So one chronic problem with an international marriage where both parties try to speak the other person’s native language is miscommunication.
I realize that happens in normal marriages, too. But it’s like 20 million times more likely with bilingual couples.
The person mispronounces or mangles the grammar so that the other person perceives them saying something strange.
For instance, “ichigo” can be ‘strawberry’ or ‘one cup’ depending on intonation in Japanese.
So I asked Naoto to make “ichigo” of rice this morning. He gave me his “what the f-ck are you saying?” face. Which raised my hackles. I repeated it. He understood. I got annoyed because it took two repetitions for him to get it.
It turns out he was doing the “what the f-ck” face because he heard “please make strawberry rice”. Which is just gross.
Add on about 24 more instances of that throughout the day and you’ll understand why even though intellectually we know we are working with language problems, are hackles are constantly getting raised subconsciously.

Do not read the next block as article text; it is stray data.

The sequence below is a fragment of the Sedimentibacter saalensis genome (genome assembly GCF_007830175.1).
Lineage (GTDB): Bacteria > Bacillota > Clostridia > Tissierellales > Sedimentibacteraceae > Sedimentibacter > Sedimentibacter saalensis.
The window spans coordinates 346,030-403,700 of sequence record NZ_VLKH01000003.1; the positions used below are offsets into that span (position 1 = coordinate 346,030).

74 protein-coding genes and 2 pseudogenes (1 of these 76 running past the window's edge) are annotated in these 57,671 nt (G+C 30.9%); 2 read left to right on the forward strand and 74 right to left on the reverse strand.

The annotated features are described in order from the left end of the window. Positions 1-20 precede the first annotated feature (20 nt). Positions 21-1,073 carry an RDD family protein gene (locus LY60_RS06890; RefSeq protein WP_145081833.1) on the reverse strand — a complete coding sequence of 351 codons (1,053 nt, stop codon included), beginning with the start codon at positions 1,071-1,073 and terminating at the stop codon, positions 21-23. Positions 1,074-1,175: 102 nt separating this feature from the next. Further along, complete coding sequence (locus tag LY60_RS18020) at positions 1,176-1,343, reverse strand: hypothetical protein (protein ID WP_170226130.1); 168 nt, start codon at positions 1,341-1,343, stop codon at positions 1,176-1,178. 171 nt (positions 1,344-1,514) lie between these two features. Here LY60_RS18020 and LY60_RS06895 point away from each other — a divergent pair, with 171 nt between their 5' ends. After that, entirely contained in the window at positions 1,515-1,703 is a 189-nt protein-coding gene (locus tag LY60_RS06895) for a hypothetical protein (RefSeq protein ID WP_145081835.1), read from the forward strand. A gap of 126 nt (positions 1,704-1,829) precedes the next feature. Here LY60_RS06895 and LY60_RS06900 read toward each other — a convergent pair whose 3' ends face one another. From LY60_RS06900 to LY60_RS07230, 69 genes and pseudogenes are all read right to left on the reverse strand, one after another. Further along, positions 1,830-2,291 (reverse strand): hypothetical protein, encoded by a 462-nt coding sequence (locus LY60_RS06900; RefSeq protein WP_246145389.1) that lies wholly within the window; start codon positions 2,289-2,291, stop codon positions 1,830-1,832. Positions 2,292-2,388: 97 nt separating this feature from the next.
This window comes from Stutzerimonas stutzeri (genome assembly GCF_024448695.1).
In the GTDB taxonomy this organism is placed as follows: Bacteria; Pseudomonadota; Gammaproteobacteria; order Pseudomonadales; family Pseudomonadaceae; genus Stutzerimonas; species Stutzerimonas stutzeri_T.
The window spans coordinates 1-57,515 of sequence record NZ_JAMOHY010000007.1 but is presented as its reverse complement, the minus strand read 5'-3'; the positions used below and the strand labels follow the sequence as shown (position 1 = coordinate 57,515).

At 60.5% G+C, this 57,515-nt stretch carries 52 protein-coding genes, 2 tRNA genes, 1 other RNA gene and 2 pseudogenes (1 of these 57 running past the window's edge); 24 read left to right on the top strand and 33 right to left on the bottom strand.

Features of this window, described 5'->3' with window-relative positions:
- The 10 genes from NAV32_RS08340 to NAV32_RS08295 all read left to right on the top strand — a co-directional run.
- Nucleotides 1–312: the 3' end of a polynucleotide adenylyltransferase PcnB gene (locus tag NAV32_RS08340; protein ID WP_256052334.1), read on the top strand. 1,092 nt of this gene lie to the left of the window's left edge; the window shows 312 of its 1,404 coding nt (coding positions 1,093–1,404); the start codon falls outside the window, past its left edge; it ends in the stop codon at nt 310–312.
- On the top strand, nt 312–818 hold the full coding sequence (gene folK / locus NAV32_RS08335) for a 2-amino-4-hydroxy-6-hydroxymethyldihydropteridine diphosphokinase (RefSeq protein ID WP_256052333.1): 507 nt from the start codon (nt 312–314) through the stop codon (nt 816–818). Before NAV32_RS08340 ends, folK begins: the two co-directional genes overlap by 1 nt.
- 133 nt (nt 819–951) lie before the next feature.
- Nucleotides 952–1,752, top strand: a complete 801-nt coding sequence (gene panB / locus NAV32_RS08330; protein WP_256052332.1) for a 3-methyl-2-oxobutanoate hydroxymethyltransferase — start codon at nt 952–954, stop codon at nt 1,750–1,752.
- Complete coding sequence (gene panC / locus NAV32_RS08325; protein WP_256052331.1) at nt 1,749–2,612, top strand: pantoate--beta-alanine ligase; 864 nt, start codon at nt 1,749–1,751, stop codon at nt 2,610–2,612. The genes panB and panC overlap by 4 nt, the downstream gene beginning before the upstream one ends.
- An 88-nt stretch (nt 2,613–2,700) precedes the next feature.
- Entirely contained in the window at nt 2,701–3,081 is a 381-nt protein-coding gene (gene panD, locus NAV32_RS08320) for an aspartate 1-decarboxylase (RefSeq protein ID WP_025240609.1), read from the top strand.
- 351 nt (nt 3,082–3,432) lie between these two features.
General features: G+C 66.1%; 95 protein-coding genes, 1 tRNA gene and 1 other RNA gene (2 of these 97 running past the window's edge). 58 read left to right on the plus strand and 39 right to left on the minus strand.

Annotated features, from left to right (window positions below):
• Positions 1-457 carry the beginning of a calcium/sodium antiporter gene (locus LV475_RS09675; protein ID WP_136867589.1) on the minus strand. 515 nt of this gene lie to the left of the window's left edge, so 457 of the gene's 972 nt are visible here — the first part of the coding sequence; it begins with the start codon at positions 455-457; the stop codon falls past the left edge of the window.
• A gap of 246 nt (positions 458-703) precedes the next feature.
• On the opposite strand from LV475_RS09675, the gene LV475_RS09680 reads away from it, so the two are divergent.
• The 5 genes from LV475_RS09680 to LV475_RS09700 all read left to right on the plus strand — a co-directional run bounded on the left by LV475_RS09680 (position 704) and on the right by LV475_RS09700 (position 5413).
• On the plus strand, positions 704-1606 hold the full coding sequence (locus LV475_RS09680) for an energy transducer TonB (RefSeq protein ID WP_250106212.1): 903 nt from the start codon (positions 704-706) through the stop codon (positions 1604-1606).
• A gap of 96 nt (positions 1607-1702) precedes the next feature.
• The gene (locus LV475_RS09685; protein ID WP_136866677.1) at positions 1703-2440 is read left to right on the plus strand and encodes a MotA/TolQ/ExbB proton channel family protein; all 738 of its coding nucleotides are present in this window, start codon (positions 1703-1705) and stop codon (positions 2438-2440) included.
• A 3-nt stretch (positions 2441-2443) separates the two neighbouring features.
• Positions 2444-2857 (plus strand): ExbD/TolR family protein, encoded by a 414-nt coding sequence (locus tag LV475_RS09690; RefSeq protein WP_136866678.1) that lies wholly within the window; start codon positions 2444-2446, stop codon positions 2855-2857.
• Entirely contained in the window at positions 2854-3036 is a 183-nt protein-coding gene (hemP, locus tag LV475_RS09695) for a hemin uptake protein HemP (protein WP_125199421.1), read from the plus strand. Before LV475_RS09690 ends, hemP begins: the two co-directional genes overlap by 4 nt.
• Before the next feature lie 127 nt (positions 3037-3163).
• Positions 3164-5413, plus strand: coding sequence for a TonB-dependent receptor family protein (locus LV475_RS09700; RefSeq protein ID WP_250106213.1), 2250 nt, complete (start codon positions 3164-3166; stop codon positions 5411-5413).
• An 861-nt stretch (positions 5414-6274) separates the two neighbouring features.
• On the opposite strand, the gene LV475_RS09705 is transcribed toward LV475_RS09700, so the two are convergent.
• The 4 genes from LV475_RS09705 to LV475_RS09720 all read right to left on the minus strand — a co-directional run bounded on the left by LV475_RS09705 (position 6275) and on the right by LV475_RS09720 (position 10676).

instance #2 you “know” what the other person is saying
Half of speaking/understanding a second language is knowing in advance what the other person is going to say.
This is true. Naoto doesn’t wake up and say “an elephant just flew over your head”. He’s more likely to say “ten more minutes” or “you change Maika’s diaper.”
However, if you know what someone is going to say, you don’t listen to the details. So if I tell Naoto “oh, I finally registered the domain name for me and Winnie’s online ‘zine. But I can’t connect it until you get the server going. So I left the page up with all the information.”
What he hears is “blah blah blah, I registered the domain name blah blah blah blah”. Then he promptly goes to the computer, closes the window with the precious links to the registered domain name and checks the baseball scores in Japanese. I ask him “did you save that page?” He says “what?”